Today we have another story straight from Bizarroland as multiple media outlets have reported that an American tourist has been arrested in the Vatican and handed over to Italian police after destroying artifacts.
The tourists who visited the Vatican with the expectation that he could meet Pope Francis because irate when he was eventually told that wasn’t possible (surprise!), and he then went on a rampage.
Traveling to Italy and expecting to randomly pop in on the pontiff is like going on a White House tour and taking it for granted to quickly have a chat with the President in the Oval Office.
As CNN reported, this tourist won’t be getting any high-profile audiences anytime soon.
Just when you thought the summer of tourists behaving badly was over, another person on vacation wrecks another priceless artifact.
This time it’s the turn of an American tourist who smashed no fewer than two ancient Roman sculptures into pieces at the Vatican on Wednesday.
The episode took place in the Museo Chiaramonti, part of the Vatican Museums, around lunchtime. The space holds around 1,000 works of ancient statuary, and describes itself as “one of the finest collections of Roman portraits” in the world.
Two of those portraits are now facing an uncertain future after the tourist knocked over one in anger, then toppled another as he fled the scene.
The man had demanded to see the pope, according to newspaper Il Messaggero. When he was told he couldn’t, he allegedly hurled one Roman bust to the floor. As he ran off, with staff in pursuit, he knocked down another. …
“The busts were affixed to shelves with a nail but if you pull them down with force they will come off,” he said. “He pulled down one and then the other and the guards came immediately and stopped him and consigned him to the Vatican police who brought him in for questioning. Around 5:30 p.m. he was handed over to the Italian authorities.
“The 2 busts have been damaged but not particularly badly. One lost part of a nose and an ear, the head of the other came off the pedestal.” …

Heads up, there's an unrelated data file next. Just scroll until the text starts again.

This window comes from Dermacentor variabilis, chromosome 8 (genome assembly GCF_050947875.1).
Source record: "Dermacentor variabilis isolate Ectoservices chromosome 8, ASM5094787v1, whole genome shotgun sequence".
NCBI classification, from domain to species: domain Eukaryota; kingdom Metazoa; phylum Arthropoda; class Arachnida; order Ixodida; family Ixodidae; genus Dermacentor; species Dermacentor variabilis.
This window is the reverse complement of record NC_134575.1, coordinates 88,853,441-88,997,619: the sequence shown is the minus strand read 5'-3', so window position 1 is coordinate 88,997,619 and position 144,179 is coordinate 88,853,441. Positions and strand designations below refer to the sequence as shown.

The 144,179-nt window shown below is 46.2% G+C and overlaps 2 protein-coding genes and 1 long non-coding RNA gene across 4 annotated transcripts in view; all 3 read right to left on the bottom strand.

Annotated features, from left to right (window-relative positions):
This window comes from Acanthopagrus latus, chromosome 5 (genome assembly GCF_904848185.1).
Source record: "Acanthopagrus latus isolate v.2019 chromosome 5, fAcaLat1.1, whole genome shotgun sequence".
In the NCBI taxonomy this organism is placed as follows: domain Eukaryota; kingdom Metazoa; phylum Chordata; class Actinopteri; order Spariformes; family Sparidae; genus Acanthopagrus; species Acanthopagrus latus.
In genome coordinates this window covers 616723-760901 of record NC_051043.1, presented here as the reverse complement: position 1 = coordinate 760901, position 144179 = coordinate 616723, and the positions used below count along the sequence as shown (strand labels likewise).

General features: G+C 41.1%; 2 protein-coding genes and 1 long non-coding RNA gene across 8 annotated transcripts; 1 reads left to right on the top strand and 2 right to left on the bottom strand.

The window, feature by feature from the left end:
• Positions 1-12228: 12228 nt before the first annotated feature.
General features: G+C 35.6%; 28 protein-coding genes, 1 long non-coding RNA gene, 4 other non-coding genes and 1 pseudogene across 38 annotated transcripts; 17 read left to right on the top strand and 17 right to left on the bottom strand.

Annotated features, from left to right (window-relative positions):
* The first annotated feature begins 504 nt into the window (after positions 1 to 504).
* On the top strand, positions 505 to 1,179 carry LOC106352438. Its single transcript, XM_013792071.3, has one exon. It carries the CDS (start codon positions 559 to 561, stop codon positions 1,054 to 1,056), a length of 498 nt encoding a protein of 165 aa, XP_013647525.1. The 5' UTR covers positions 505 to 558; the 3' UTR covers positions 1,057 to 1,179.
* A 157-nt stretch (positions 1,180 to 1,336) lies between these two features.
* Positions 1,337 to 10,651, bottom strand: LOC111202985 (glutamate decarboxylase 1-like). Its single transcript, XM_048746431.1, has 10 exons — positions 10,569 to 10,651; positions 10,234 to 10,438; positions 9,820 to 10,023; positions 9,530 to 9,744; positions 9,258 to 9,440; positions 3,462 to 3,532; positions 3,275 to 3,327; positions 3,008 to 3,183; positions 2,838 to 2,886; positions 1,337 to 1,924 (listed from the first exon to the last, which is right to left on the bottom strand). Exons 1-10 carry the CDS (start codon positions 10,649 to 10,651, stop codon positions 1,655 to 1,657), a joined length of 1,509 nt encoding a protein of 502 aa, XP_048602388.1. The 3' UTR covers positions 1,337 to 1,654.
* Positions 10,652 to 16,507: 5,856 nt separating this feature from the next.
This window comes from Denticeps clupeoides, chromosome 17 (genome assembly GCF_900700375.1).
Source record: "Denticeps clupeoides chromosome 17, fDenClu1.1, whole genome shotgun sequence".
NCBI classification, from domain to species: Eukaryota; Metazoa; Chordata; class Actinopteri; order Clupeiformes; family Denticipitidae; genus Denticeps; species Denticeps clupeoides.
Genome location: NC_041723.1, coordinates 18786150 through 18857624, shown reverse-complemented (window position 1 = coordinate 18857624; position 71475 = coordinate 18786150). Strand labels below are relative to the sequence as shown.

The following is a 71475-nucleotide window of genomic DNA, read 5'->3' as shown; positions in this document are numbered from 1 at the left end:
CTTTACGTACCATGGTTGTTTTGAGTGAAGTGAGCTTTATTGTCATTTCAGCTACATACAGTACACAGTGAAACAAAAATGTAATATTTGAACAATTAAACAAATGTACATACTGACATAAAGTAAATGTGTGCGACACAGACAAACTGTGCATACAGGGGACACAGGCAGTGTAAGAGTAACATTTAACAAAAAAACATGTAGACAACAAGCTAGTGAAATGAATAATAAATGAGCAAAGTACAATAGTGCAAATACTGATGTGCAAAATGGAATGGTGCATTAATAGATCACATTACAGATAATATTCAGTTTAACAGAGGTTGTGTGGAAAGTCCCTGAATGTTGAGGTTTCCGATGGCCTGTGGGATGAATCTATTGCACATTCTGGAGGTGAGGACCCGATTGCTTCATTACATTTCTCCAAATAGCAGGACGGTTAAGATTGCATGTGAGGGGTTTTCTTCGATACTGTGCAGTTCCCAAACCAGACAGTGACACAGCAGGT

Tourists can easily reach out to historical artifacts such as sculptures and paintings when visiting the Vatican, as most of them aren’t secured in any special way, simply because the possibility of someone suddenly lunging out and throwing one of the masterpieces to the ground is so remote.
Apparently, this is short-sighted, as this incident proves, even though securing all the artwork inside a giant complex like this is pretty much impossible. You’ll never be able to fully protect against any and all opportunities for vandalism or theft and this goes for the vatican as much as any other museum or public space with valuable items.
The chance of a random (crazy) person suddenly lashing out is always there, but thankfully it’s the absolute exception. Such individuals still remain a security risk that, as a last resort, only trained guards can stop, just like in this case. After the first statue fell victim to the guy, he was immediately pursued by guards and during that stage, a second item was damaged before the offender was eventually tackled.
I guess we can be quite happy that it’s not allowed to randomly own and carry guns in Italy or who knows what else this person would have been capable of. He has been arrested and handed over to the authorities in Italy, that are responsible for prosecution and who also have jurisdiction over the Vatican City.
An American tourist who was visiting Italy made a brief stop at the Vatican where he bought a ticket for a sightseeing tour during which he incorrectly expected that he’d be able to see Pope Francis. When it became clear to him that he won’t be granted a visit to the holy father, he went berserk, throwing valuable statues on the ground and then running away from security forces. He was apprehended shortly after.
The artifacts in question are currently being evaluated and restored, but obviously, the damage has been done. In a recent article that I read about air rage and other security threats posed by travelers, I started pondering quite a bit over the question of what kind of behavior should preclude someone from being allowed to travel.
Only China has something called the “Travel Blacklist” for people who have been in the news for all the wrong reasons but I don’t really want to advocate for a social credit system in the western hemisphere. Still, if someone is unstable like this then he should not be allowed to travel again or at least be forced to undergo some mandatory psychiatric evaluation.